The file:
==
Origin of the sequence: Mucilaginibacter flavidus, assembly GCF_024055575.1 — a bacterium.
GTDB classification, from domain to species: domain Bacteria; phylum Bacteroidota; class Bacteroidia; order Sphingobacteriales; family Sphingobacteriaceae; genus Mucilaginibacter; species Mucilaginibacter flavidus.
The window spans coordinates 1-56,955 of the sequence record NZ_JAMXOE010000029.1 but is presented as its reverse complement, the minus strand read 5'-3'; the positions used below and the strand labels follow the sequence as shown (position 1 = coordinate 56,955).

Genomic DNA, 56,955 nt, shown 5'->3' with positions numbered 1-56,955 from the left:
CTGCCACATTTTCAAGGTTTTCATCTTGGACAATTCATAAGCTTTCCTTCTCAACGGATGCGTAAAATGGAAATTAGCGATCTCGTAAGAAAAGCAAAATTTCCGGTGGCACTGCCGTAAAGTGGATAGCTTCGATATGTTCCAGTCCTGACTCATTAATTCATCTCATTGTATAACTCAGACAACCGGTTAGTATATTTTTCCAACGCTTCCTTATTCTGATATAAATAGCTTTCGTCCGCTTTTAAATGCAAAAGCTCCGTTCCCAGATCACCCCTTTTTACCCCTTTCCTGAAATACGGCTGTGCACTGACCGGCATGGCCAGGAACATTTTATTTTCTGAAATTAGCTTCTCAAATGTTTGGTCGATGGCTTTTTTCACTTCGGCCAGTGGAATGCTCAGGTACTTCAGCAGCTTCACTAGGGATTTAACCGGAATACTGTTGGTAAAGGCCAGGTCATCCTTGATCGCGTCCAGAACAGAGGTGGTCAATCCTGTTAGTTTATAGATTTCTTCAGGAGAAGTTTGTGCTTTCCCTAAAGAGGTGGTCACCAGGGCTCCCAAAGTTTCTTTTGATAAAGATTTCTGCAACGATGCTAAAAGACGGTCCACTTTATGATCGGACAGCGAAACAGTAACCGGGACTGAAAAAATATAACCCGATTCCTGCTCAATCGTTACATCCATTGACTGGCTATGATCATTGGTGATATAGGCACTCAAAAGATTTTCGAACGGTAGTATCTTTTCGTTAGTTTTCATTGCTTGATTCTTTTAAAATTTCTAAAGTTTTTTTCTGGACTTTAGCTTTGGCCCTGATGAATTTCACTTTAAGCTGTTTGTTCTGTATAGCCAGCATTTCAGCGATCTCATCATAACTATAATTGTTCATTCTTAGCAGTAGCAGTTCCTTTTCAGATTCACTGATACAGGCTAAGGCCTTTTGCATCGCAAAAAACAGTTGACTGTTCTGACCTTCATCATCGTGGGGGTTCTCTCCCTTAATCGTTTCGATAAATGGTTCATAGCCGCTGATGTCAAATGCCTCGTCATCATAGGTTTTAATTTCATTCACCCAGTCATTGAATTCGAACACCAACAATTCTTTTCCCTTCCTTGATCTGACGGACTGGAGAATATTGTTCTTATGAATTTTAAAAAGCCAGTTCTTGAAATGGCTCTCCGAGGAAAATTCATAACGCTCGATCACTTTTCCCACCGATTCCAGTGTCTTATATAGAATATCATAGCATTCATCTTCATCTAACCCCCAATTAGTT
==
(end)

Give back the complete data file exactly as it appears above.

Origin of the sequence: Mucilaginibacter flavidus, assembly GCF_024055575.1 — a bacterium.
GTDB classification, from domain to species: domain Bacteria; phylum Bacteroidota; class Bacteroidia; order Sphingobacteriales; family Sphingobacteriaceae; genus Mucilaginibacter; species Mucilaginibacter flavidus.
The window spans coordinates 1-56,955 of the sequence record NZ_JAMXOE010000029.1 but is presented as its reverse complement, the minus strand read 5'-3'; the positions used below and the strand labels follow the sequence as shown (position 1 = coordinate 56,955).

Genomic DNA, 56,955 nt, shown 5'->3' with positions numbered 1-56,955 from the left:
CTGCCACATTTTCAAGGTTTTCATCTTGGACAATTCATAAGCTTTCCTTCTCAACGGATGCGTAAAATGGAAATTAGCGATCTCGTAAGAAAAGCAAAATTTCCGGTGGCACTGCCGTAAAGTGGATAGCTTCGATATGTTCCAGTCCTGACTCATTAATTCATCTCATTGTATAACTCAGACAACCGGTTAGTATATTTTTCCAACGCTTCCTTATTCTGATATAAATAGCTTTCGTCCGCTTTTAAATGCAAAAGCTCCGTTCCCAGATCACCCCTTTTTACCCCTTTCCTGAAATACGGCTGTGCACTGACCGGCATGGCCAGGAACATTTTATTTTCTGAAATTAGCTTCTCAAATGTTTGGTCGATGGCTTTTTTCACTTCGGCCAGTGGAATGCTCAGGTACTTCAGCAGCTTCACTAGGGATTTAACCGGAATACTGTTGGTAAAGGCCAGGTCATCCTTGATCGCGTCCAGAACAGAGGTGGTCAATCCTGTTAGTTTATAGATTTCTTCAGGAGAAGTTTGTGCTTTCCCTAAAGAGGTGGTCACCAGGGCTCCCAAAGTTTCTTTTGATAAAGATTTCTGCAACGATGCTAAAAGACGGTCCACTTTATGATCGGACAGCGAAACAGTAACCGGGACTGAAAAAATATAACCCGATTCCTGCTCAATCGTTACATCCATTGACTGGCTATGATCATTGGTGATATAGGCACTCAAAAGATTTTCGAACGGTAGTATCTTTTCGTTAGTTTTCATTGCTTGATTCTTTTAAAATTTCTAAAGTTTTTTTCTGGACTTTAGCTTTGGCCCTGATGAATTTCACTTTAAGCTGTTTGTTCTGTATAGCCAGCATTTCAGCGATCTCATCATAACTATAATTGTTCATTCTTAGCAGTAGCAGTTCCTTTTCAGATTCACTGATACAGGCTAAGGCCTTTTGCATCGCAAAAAACAGTTGACTGTTCTGACCTTCATCATCGTGGGGGTTCTCTCCCTTAATCGTTTCGATAAATGGTTCATAGCCGCTGATGTCAAATGCCTCGTCATCATAGGTTTTAATTTCATTCACCCAGTCATTGAATTCGAACACCAACAATTCTTTTCCCTTCCTTGATCTGACGGACTGGAGAATATTGTTCTTATGAATTTTAAAAAGCCAGTTCTTGAAATGGCTCTCCGAGGAAAATTCATAACGCTCGATCACTTTTCCCACCGATTCCAGTGTCTTATATAGAATATCATAGCATTCATCTTCATCTAACCCCCAATTAGTT